The Hague University of Applied Sciences presents new 2023-2028 strategy. How do we increase opportunities for people in our metropolitan environment? How do we create a sustainable energy supply and circular economy? How do we ensure that the elderly can continue to live comfortably in their own homes for longer, and how does new technology help with that? These are some of the regional and international social issues for which The Hague University of Applied Sciences (THUAS) develops answers every day. We do this through education and research, in close collaboration with the professional field in the region.
In the coming years, we are going to continue developing THUAS. The world is changing rapidly, which is why we want to be agile and ahead of developments around us. “We learnt from the COVID-19 pandemic that we need to be able to deal with unexpected developments and the uncertainties they cause. This requires a healthy degree of agility,” says Elisabeth Minnemann, President of the Executive Board of THUAS. She continues: “We have learned that a crisis like the COVID-19 pandemic can lead to innovation. That it can accelerate the pace at which we make changes. We are taking these lessons on board in the course we have set for the next six years.”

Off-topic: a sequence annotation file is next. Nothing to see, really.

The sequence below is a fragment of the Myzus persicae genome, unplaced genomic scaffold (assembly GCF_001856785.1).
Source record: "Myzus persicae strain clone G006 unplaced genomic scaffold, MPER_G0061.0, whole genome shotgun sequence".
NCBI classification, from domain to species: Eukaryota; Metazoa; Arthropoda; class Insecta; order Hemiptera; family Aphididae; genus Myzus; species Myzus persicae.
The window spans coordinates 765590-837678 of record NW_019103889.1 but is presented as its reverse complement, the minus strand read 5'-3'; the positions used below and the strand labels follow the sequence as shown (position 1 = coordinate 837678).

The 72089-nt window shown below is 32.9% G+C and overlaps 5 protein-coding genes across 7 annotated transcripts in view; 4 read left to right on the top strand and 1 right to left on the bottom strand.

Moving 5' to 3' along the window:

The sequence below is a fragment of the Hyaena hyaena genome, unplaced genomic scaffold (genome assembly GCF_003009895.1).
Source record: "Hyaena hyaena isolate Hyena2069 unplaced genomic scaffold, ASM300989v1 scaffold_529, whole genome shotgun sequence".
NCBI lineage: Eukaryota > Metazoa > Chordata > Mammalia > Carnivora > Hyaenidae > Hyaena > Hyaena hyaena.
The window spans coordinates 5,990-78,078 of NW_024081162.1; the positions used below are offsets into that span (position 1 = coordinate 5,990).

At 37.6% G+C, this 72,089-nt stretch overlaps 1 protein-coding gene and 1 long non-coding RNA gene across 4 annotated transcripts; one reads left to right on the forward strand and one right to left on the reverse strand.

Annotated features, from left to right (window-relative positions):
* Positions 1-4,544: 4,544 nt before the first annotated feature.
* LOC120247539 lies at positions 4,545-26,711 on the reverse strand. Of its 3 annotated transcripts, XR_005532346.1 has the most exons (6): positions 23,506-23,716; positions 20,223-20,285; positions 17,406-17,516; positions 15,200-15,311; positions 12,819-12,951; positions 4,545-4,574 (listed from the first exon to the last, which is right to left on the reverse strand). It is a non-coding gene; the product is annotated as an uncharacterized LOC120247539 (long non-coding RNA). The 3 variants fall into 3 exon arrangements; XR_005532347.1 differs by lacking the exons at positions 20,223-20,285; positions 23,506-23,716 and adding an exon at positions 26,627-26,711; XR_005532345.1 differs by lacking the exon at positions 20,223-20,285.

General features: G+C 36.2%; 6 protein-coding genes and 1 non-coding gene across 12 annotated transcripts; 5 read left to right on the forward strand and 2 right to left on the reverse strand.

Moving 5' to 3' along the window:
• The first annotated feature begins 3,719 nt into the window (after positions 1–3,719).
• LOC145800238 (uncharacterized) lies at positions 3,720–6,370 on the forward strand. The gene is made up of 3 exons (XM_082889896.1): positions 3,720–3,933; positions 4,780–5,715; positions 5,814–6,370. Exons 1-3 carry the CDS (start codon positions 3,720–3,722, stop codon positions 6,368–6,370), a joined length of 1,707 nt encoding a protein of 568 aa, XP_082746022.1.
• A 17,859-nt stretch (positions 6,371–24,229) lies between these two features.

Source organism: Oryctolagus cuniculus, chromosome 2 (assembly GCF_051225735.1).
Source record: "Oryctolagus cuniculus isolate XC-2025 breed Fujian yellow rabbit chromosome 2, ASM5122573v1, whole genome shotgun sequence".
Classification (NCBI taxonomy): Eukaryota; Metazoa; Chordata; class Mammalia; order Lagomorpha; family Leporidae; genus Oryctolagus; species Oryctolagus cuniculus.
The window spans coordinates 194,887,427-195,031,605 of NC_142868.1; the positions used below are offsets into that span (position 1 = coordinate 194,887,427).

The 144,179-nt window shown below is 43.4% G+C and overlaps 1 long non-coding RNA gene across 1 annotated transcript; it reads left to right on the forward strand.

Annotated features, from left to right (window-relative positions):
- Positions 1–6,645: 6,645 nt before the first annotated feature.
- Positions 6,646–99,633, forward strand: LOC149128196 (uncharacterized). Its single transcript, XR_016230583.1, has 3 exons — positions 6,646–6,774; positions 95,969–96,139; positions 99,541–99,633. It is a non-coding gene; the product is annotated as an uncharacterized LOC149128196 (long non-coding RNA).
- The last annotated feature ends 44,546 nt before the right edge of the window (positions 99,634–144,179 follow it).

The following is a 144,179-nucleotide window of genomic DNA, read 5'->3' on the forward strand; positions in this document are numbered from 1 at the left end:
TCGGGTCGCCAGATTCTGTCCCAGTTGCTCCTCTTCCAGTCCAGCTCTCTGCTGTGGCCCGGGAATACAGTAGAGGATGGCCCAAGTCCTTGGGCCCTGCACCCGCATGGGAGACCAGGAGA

The new strategic plan links a high ambition for teaching quality and research with a different way of organising. This is necessary so that we can deal with changing circumstances more quickly and more efficiently. Minnemann continues: “Therefore, we need to organise our teaching and research in such a way that high quality and customisation are easier to achieve.” The well-being of students and staff members is paramount. Also for Youri Hemelop, Chair of the General Council. “Working towards an attractive learning and working environment. In this process, we want to involve everyone. This should be constructive, but critical. In this way, we can make the best use of THUAS’s potential.”
Sustainable and just world
As a University of Applied Sciences, we are primarily responsible for providing teaching and research of high quality. But our responsibility goes beyond our primary tasks. Minnemann adds: “As an international knowledge institution, with a very diverse community, strong regional embedding and a broad palette of faculties and centres of expertise, we are in a unique position to contribute to a sustainable and just world. The United Nations’ Sustainable Development Goals are therefore firmly embedded in our teaching, research, operations and accommodation.”